argument that his mandatory child support payments violate
the First and Fifth Amendment rights is also unavailing. He
provides no plausible basis to conclude that the requirement
that he fulfill his legal obligation to his child or children
amounts to unconstitutionally coerced association with others
or compelled self-incrimination.
allegations that his child support obligations are too
burdensome and unfair compared to those of the custodial
parent do not state a claim for a violation of the Equal
Protection Clause of the Fourteenth Amendment. Cox does not
specify how the law unconstitutionally distinguishes between
custodial and noncustodial parents, other than to argue that
he pays too much child support to the custodial parent.
Maryland law does treat noncustodial parents differently from
custodial parents in that, while they share the same
obligation to support minor children, Md. Code Ann., Fam. Law
§ 5-203, noncustodial parents must send child support
payments to custodial parents, while custodial parents are
presumed to spend the amount of their financial obligation
directly on their children's living expenses,
id. § 12-204(1). Cox, however, does not attack
this presumption. Instead, Cox generally asserts that his
child support obligation is not appropriately tailored to his
means, the income of the custodial parent, or the needs of
his child or children. He does not challenge, or even
mention, the procedures used to set this amount. He does not
indicate whether he has tried to have the amount modified.
See Id. § 12-104(a). Because Cox has not
identified any arguable constitutionally impermissible
classifications imposed by the laws creating his child
support obligations, his equal protection claim fails.
See Romer v. Evans, 517 U.S. 620, 631
(1996) ("The Fourteenth Amendment's promise that no
person shall be denied the equal protection of the laws must
coexist with the practical necessity that most legislation
classifies for one purpose or another, with resulting
disadvantage to various groups or persons.").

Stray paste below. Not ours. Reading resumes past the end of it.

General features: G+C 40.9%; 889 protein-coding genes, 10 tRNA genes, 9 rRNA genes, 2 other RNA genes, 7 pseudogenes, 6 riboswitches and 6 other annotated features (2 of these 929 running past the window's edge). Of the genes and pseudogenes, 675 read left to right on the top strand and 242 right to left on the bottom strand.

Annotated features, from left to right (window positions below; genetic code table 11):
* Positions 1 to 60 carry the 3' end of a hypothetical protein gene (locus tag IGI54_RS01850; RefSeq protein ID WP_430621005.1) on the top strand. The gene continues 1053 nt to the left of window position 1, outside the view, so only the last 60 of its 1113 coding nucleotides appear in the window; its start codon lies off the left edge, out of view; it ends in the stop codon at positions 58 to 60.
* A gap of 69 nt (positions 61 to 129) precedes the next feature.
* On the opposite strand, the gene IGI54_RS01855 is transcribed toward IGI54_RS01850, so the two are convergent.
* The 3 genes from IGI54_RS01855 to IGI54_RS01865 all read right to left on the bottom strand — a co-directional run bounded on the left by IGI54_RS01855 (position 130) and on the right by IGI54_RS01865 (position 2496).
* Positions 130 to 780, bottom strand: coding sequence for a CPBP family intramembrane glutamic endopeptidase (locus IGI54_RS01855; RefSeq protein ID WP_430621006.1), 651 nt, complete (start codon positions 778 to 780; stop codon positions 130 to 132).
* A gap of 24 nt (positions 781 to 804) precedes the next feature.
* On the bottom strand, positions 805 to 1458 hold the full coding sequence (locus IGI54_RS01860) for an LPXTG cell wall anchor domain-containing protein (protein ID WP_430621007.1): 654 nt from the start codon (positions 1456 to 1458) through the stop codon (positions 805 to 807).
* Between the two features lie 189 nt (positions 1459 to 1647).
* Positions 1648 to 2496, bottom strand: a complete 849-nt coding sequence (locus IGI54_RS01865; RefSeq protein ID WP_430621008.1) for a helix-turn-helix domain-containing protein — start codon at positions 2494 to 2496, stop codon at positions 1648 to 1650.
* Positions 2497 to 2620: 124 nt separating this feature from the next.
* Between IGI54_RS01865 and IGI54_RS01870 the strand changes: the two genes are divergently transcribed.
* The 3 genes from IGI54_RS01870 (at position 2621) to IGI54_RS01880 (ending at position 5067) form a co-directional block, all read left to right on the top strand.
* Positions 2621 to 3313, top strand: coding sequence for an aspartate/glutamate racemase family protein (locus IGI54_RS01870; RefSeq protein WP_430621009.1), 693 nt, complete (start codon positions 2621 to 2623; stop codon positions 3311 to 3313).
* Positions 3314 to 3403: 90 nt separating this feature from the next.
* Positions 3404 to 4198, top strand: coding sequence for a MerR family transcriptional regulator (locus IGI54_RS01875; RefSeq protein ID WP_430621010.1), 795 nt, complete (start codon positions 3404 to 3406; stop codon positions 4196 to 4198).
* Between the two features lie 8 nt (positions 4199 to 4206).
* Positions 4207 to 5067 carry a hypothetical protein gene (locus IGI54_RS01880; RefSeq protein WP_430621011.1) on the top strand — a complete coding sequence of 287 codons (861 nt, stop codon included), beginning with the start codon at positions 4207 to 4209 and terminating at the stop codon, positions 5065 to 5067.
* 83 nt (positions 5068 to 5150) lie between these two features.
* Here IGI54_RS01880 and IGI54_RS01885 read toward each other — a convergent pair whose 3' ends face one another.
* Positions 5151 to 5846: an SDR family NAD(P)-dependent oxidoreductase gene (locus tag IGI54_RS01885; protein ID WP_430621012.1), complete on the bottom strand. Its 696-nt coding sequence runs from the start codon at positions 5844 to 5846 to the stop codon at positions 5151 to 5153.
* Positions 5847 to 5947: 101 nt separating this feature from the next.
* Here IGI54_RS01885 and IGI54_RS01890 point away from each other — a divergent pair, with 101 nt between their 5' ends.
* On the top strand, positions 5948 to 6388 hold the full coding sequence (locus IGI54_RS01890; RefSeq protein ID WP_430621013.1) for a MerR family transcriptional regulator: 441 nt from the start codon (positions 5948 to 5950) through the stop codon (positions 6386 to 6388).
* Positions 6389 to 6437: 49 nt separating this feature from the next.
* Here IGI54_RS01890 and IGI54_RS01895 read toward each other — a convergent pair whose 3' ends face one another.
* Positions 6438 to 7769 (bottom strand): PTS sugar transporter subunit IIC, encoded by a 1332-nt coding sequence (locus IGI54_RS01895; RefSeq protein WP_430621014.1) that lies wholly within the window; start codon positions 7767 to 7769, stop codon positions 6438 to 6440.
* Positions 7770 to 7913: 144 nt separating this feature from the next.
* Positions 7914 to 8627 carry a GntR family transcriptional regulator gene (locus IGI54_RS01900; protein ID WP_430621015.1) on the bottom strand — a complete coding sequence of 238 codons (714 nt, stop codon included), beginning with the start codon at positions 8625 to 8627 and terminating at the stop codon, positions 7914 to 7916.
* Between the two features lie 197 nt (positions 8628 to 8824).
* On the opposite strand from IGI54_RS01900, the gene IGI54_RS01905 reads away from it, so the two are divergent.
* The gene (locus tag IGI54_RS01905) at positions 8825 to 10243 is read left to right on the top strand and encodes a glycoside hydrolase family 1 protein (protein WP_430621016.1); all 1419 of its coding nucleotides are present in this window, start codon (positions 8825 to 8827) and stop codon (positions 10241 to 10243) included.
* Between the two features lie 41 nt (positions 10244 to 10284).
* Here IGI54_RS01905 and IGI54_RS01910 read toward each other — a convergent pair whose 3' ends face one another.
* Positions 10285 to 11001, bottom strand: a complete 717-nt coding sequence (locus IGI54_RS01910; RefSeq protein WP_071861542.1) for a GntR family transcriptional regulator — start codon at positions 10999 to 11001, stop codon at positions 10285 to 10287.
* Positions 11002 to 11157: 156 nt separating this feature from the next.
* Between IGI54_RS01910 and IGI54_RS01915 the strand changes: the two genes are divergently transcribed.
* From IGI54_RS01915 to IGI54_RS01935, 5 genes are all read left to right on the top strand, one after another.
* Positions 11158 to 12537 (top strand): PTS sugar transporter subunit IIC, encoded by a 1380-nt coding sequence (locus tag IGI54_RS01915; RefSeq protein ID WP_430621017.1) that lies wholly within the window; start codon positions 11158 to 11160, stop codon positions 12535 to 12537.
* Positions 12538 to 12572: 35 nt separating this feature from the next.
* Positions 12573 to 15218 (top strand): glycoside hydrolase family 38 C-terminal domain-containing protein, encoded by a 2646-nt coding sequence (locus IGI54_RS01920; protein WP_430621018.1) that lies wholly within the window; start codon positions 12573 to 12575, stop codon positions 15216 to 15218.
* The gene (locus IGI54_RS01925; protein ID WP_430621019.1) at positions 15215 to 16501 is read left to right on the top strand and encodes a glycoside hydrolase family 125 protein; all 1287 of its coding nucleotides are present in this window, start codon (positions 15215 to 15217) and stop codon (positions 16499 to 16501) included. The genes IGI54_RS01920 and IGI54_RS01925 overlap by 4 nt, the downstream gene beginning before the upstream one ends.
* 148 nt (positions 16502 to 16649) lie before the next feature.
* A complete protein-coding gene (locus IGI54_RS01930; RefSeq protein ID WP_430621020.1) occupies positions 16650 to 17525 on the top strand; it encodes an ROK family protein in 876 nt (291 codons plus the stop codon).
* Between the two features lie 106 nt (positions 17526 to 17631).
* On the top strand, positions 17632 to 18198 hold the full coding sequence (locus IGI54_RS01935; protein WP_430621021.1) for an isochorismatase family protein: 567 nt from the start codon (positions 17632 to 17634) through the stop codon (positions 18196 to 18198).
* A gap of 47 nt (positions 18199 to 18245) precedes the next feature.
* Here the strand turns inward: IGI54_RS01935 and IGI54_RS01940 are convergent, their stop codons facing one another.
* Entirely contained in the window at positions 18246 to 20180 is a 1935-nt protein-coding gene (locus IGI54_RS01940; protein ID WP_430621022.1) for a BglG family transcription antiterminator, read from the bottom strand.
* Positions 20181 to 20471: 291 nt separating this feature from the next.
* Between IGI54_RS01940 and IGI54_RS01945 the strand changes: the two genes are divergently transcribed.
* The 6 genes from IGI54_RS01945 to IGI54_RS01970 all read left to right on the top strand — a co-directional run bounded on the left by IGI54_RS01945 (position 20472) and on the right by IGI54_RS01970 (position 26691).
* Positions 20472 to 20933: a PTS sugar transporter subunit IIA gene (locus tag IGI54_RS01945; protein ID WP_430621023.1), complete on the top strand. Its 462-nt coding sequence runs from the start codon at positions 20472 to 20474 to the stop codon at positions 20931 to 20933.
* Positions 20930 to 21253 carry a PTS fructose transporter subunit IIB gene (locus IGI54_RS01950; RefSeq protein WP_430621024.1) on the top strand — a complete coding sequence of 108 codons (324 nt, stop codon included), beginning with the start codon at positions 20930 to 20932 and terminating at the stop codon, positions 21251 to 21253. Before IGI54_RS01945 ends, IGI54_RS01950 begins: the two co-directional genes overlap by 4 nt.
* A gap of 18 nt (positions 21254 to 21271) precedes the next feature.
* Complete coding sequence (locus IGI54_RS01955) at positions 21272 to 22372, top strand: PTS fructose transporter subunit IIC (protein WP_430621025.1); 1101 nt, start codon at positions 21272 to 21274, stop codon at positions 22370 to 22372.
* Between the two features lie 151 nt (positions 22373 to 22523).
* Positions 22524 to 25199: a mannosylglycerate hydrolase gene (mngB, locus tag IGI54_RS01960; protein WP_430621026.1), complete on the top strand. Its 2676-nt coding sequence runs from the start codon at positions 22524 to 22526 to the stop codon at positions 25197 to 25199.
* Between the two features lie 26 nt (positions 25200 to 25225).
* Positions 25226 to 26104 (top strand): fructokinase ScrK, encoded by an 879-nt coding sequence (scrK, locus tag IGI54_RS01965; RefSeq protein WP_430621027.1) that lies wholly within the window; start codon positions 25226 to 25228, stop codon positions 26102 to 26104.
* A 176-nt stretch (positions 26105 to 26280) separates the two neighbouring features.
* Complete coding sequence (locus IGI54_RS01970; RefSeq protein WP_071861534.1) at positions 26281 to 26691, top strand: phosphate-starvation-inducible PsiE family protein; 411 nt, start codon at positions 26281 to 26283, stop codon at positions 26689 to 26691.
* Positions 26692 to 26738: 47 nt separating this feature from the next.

Cox's claim of a violation of his religious beliefs based
on his objection to the mandated use of his Social Security
number fails to articulate a cognizable First Amendment
violation. "[W]hen a plaintiff challenges an apparently
neutral law of general applicability as violative of the
First Amendment, it must demonstrate that the statute targets
its religious beliefs or practices." Bethel World
Outreach Ministries v. Montgomery Cty. Council,
706 F.3d 548, 556 (4th Cir. 2013) (emphasis omitted).
"The statutory requirement that applicants provide a
Social Security number is wholly neutral in religious terms
and uniformly applicable." Bowen v.
Roy, 476 U.S. 693, 703 (1986) (plurality opinion).
The United States Court of Appeals for the Fourth Circuit, in
the context of a challenge to a statute criminalizing the
false representation of an individual's own Social
Security number, has stated that the use or nonuse of a
Social Security number "does not garner protection under
the First Amendment." United States v.
Bales, 813 F.2d 1289, 297 (4th Cir. 1987). Two
district courts within the Fourth Circuit have rejected
arguments, similar to that made by Cox, that the compelled
use of a Social Security number violates the Free Exercise
Clause of the First Amendment. N. Car. ex rel. Kasler
v. Howard, 323 F.Supp.2d 675, 680 (W.D. N.C.
2003), aff'd sub nom. Kasler v. Howard,
78 F.App'x 231 (4th Cir. 2003); see also Carmichael
v. Sebelius, No. 3:13CV129, 2013 WL 5755618, at
*4-5 (E.D. Va. Oct. 23, 2013), aff'd in part,
modified in part, 568 F.App'x 232 (4th Cir. 2014).
Thus, Cox has not stated a plausible claim under § 1983
for a violation of his First Amendment right to freedom of
foregoing reasons, it is hereby ORDERED that Cox's
Complaint is DISMISSED. The Clerk is directed to close this